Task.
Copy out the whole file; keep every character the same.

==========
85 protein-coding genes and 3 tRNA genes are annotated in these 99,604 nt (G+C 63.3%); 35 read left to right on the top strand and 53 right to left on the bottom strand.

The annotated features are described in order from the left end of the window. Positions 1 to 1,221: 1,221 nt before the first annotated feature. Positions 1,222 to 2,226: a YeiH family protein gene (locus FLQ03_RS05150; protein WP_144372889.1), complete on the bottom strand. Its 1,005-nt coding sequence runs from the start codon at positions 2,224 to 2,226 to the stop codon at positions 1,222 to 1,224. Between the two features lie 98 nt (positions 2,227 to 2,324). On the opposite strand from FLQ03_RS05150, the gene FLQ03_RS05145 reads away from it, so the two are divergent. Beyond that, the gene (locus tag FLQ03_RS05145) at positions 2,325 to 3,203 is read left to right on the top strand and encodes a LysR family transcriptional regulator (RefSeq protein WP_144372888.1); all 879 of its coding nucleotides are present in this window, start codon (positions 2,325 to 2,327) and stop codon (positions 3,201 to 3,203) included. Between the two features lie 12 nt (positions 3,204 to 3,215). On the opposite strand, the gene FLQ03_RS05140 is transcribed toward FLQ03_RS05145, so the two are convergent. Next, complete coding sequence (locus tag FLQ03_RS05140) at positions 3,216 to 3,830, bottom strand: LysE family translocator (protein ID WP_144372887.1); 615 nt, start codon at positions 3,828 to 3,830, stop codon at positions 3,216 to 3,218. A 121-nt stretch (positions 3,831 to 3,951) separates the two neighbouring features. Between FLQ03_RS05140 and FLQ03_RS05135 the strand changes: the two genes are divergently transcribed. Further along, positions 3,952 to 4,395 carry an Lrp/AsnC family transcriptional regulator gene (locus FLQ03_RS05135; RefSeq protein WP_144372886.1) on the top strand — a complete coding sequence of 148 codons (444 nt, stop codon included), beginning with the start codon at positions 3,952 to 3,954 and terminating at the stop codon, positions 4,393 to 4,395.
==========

85 protein-coding genes and 3 tRNA genes are annotated in these 99,604 nt (G+C 63.3%); 35 read left to right on the top strand and 53 right to left on the bottom strand.

The annotated features are described in order from the left end of the window. Positions 1 to 1,221: 1,221 nt before the first annotated feature. Positions 1,222 to 2,226: a YeiH family protein gene (locus FLQ03_RS05150; protein WP_144372889.1), complete on the bottom strand. Its 1,005-nt coding sequence runs from the start codon at positions 2,224 to 2,226 to the stop codon at positions 1,222 to 1,224. Between the two features lie 98 nt (positions 2,227 to 2,324). On the opposite strand from FLQ03_RS05150, the gene FLQ03_RS05145 reads away from it, so the two are divergent. Beyond that, the gene (locus tag FLQ03_RS05145) at positions 2,325 to 3,203 is read left to right on the top strand and encodes a LysR family transcriptional regulator (RefSeq protein WP_144372888.1); all 879 of its coding nucleotides are present in this window, start codon (positions 2,325 to 2,327) and stop codon (positions 3,201 to 3,203) included. Between the two features lie 12 nt (positions 3,204 to 3,215). On the opposite strand, the gene FLQ03_RS05140 is transcribed toward FLQ03_RS05145, so the two are convergent. Next, complete coding sequence (locus tag FLQ03_RS05140) at positions 3,216 to 3,830, bottom strand: LysE family translocator (protein ID WP_144372887.1); 615 nt, start codon at positions 3,828 to 3,830, stop codon at positions 3,216 to 3,218. A 121-nt stretch (positions 3,831 to 3,951) separates the two neighbouring features. Between FLQ03_RS05140 and FLQ03_RS05135 the strand changes: the two genes are divergently transcribed. Further along, positions 3,952 to 4,395 carry an Lrp/AsnC family transcriptional regulator gene (locus FLQ03_RS05135; RefSeq protein WP_144372886.1) on the top strand — a complete coding sequence of 148 codons (444 nt, stop codon included), beginning with the start codon at positions 3,952 to 3,954 and terminating at the stop codon, positions 4,393 to 4,395.